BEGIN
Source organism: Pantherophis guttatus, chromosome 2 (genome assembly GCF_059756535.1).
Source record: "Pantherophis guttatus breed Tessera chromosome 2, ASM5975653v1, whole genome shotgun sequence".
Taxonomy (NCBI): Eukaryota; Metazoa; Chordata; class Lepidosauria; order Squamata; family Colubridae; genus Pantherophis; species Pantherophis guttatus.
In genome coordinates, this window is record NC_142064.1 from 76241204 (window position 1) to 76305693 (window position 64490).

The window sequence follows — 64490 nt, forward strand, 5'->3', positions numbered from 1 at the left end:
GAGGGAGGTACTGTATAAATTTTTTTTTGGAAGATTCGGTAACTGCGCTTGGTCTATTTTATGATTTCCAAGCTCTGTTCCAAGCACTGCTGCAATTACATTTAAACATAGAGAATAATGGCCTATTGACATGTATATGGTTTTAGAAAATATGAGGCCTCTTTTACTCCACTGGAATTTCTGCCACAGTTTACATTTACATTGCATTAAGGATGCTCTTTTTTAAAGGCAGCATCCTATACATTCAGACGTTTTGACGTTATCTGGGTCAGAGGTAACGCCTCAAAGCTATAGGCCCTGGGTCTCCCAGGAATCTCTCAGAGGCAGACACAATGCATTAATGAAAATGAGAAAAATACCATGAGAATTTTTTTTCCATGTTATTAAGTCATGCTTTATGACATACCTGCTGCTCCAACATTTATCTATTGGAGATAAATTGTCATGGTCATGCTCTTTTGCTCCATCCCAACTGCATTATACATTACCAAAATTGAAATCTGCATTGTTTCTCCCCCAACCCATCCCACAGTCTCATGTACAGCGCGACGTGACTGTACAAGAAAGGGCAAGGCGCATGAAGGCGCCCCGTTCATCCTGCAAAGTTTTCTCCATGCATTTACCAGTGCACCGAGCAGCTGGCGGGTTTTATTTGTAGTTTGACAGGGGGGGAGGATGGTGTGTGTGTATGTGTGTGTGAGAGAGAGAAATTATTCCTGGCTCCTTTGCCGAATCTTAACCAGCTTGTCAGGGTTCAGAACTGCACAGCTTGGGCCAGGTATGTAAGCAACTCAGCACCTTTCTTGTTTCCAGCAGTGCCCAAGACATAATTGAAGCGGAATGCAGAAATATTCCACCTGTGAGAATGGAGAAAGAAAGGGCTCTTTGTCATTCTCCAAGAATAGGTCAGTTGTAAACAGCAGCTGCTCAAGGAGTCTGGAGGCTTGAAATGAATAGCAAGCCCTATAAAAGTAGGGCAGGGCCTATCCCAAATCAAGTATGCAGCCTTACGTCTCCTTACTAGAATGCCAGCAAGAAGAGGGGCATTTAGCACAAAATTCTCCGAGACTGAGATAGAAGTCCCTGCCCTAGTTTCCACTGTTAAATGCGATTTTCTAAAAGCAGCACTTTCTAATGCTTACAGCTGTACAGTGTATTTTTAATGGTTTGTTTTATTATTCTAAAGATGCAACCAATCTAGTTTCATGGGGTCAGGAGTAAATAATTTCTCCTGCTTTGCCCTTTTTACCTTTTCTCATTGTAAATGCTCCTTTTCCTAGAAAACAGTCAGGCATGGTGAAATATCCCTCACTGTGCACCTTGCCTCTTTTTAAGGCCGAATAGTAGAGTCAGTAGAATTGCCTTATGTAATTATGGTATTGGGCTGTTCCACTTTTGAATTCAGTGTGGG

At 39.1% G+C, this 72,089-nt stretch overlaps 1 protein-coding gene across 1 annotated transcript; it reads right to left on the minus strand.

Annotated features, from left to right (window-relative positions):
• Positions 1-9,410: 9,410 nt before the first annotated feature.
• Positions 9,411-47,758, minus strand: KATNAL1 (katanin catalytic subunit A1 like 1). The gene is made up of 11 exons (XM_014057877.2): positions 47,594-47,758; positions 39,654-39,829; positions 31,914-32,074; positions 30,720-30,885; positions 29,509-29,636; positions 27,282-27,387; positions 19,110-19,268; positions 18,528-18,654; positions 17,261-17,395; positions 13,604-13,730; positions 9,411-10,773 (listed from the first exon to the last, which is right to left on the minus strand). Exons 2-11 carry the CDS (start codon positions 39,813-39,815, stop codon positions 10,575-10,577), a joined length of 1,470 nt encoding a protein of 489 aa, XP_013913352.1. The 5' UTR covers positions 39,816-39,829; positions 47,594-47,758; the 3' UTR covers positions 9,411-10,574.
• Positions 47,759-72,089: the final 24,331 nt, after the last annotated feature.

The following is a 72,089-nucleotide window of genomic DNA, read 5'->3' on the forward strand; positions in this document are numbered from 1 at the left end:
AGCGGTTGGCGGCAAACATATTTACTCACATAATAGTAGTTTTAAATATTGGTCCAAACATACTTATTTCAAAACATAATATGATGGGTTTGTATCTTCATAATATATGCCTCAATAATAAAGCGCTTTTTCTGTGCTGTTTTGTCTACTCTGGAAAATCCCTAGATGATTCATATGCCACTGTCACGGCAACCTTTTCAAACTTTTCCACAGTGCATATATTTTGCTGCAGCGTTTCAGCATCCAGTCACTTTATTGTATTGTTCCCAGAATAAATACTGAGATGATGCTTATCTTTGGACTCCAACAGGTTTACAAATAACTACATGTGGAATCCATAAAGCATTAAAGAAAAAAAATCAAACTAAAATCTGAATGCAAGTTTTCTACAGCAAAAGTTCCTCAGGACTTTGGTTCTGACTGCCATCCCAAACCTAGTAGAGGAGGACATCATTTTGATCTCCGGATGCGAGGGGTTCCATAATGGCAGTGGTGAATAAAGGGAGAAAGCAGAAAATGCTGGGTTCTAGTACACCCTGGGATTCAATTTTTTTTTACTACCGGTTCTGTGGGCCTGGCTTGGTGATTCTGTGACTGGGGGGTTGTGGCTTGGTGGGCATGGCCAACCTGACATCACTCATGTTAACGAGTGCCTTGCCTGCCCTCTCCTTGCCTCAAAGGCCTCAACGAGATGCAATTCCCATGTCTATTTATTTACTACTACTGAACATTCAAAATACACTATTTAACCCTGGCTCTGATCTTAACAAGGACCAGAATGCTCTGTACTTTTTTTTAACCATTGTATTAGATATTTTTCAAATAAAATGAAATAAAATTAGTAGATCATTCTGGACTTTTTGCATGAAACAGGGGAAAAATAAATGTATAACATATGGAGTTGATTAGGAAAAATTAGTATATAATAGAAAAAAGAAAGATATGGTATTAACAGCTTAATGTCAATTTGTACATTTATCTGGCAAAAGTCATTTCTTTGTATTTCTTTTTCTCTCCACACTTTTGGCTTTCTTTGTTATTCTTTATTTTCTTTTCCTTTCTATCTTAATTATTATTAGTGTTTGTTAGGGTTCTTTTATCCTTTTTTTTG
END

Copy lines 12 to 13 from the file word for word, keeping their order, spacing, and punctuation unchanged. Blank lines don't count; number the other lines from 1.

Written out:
The following is a 72,089-nucleotide window of genomic DNA, read 5'->3' on the forward strand; positions in this document are numbered from 1 at the left end:
AGCGGTTGGCGGCAAACATATTTACTCACATAATAGTAGTTTTAAATATTGGTCCAAACATACTTATTTCAAAACATAATATGATGGGTTTGTATCTTCATAATATATGCCTCAATAATAAAGCGCTTTTTCTGTGCTGTTTTGTCTACTCTGGAAAATCCCTAGATGATTCATATGCCACTGTCACGGCAACCTTTTCAAACTTTTCCACAGTGCATATATTTTGCTGCAGCGTTTCAGCATCCAGTCACTTTATTGTATTGTTCCCAGAATAAATACTGAGATGATGCTTATCTTTGGACTCCAACAGGTTTACAAATAACTACATGTGGAATCCATAAAGCATTAAAGAAAAAAAATCAAACTAAAATCTGAATGCAAGTTTTCTACAGCAAAAGTTCCTCAGGACTTTGGTTCTGACTGCCATCCCAAACCTAGTAGAGGAGGACATCATTTTGATCTCCGGATGCGAGGGGTTCCATAATGGCAGTGGTGAATAAAGGGAGAAAGCAGAAAATGCTGGGTTCTAGTACACCCTGGGATTCAATTTTTTTTTACTACCGGTTCTGTGGGCCTGGCTTGGTGATTCTGTGACTGGGGGGTTGTGGCTTGGTGGGCATGGCCAACCTGACATCACTCATGTTAACGAGTGCCTTGCCTGCCCTCTCCTTGCCTCAAAGGCCTCAACGAGATGCAATTCCCATGTCTATTTATTTACTACTACTGAACATTCAAAATACACTATTTAACCCTGGCTCTGATCTTAACAAGGACCAGAATGCTCTGTACTTTTTTTTAACCATTGTATTAGATATTTTTCAAATAAAATGAAATAAAATTAGTAGATCATTCTGGACTTTTTGCATGAAACAGGGGAAAAATAAATGTATAACATATGGAGTTGATTAGGAAAAATTAGTATATAATAGAAAAAAGAAAGATATGGTATTAACAGCTTAATGTCAATTTGTACATTTATCTGGCAAAAGTCATTTCTTTGTATTTCTTTTTCTCTCCACACTTTTGGCTTTCTTTGTTATTCTTTATTTTCTTTTCCTTTCTATCTTAATTATTATTAGTGTTTGTTAGGGTTCTTTTATCCTTTTTTTTG